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But what are those weird tendril thingies?
In the Martian winter, carbon dioxide freezes out of the air (and you thought it was cold where you are). In the summer, that CO2 sublimates; that is, turns directly from a solid to a gas. When that happens the sand gets disturbed, and falls down the slopes in little channels, which spreads out when it hits the bottom. But this disturbs the red dust, too, which flows with the sand. When it’s all done, you get those feathery tendrils. Note that at the tendril tips, you see blotches of red; that’s probably from the lighter dust billowing a bit before settling down.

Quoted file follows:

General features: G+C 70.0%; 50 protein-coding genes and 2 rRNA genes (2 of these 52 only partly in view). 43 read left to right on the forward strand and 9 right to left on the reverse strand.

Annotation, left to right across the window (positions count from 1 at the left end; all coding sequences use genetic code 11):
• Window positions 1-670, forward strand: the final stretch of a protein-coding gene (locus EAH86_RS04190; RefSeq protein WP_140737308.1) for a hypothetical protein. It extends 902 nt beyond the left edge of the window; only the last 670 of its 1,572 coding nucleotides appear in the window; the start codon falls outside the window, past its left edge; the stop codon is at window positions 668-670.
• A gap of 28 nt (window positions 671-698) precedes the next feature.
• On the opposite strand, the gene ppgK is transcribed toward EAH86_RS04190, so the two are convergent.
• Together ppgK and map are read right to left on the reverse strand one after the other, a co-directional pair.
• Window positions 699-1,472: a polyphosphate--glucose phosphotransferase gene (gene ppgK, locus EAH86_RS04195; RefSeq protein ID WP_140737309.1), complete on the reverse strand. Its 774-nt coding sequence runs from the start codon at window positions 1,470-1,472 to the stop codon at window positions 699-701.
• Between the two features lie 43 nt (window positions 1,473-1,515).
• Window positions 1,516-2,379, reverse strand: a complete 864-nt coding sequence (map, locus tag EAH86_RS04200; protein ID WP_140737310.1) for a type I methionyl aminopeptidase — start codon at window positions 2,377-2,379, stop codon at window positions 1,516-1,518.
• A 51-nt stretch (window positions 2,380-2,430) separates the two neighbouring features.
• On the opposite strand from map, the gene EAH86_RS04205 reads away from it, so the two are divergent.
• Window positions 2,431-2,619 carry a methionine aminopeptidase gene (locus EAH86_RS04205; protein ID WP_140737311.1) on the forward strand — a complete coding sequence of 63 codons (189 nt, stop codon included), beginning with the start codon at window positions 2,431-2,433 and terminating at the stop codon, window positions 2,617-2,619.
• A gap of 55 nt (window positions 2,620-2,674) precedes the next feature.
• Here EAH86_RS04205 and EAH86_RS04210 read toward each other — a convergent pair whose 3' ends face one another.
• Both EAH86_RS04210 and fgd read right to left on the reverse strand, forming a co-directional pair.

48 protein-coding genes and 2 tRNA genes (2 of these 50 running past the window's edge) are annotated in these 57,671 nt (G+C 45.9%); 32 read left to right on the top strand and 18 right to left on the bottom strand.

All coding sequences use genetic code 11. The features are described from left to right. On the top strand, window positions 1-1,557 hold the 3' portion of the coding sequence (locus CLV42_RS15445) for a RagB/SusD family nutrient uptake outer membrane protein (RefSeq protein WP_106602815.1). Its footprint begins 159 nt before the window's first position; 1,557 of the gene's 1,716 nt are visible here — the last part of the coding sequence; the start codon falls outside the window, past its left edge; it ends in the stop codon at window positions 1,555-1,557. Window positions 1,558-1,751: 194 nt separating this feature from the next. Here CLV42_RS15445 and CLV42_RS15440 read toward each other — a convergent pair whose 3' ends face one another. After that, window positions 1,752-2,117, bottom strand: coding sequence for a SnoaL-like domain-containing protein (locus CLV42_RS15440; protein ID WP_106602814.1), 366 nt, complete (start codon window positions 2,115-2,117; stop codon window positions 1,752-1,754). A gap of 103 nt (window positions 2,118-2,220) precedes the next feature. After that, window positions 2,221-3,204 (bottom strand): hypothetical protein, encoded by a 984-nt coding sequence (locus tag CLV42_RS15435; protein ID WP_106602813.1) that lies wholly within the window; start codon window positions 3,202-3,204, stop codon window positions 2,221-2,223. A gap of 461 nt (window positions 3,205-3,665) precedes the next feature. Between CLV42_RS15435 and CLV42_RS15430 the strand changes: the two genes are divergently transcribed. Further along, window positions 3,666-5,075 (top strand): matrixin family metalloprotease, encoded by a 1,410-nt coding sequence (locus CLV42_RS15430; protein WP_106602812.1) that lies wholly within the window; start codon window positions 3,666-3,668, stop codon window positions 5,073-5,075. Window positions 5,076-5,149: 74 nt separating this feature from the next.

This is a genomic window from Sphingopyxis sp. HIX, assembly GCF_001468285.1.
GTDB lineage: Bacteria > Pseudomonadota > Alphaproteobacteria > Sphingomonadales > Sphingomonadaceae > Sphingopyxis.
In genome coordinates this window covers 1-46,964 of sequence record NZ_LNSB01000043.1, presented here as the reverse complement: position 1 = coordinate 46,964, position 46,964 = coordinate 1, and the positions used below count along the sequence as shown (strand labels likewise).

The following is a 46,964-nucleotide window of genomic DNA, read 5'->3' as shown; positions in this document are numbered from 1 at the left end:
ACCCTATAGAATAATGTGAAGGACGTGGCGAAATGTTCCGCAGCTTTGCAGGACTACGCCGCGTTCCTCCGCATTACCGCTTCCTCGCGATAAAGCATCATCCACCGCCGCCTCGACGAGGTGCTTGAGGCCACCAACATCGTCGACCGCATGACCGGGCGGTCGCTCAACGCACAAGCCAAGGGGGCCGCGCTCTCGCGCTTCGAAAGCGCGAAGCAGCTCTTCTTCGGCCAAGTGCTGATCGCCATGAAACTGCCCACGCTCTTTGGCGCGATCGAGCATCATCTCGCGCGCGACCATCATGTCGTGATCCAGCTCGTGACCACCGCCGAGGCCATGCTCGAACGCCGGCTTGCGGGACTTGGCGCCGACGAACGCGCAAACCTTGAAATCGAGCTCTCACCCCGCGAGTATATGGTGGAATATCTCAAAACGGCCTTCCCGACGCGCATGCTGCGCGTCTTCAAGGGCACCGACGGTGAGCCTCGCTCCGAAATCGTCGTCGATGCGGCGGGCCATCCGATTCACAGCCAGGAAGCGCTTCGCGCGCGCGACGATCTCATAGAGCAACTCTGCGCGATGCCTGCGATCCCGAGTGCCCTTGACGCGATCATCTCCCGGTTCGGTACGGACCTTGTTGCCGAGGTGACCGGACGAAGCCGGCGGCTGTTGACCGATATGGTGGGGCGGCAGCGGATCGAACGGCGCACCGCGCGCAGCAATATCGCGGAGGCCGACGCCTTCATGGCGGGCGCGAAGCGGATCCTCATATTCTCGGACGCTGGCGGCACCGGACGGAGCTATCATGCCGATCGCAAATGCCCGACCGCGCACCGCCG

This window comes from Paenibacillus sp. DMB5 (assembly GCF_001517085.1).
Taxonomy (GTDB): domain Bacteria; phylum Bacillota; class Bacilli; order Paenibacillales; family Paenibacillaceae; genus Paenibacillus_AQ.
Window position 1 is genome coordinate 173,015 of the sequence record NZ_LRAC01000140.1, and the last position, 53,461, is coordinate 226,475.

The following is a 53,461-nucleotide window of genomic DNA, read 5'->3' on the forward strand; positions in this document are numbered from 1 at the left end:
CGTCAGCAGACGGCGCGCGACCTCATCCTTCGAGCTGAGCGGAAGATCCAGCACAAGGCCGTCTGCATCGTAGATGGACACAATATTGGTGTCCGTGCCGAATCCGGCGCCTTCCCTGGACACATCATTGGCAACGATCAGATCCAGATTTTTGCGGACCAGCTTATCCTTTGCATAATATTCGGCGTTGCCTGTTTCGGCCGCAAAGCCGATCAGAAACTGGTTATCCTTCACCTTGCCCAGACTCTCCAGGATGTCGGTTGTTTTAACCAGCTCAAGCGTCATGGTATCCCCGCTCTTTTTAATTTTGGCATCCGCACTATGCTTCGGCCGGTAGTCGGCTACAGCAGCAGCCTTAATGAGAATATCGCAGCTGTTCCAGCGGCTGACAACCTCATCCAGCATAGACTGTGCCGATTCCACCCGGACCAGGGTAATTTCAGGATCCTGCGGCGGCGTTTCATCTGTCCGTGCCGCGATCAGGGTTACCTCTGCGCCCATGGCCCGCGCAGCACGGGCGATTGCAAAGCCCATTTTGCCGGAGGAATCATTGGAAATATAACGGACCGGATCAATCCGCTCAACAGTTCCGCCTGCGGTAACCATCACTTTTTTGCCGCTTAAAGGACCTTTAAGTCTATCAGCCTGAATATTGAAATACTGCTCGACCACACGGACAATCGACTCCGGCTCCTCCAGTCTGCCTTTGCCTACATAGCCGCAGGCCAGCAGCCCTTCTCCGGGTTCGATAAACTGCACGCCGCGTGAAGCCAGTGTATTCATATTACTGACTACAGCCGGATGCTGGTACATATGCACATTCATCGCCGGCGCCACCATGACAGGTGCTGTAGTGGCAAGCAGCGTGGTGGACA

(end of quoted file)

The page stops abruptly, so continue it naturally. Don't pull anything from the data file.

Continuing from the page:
This image of a crater in near the Martian North Pole was taken by the High Resolution Stereo Camera on the Mars Express orbiter. It shows a large lake of water ice. The temperature when the image was taken was above the sublimation temperature of carbon dioxide ("dry") ice, so the material must be water ice. The lake is about 10 km (33,000 ft) across.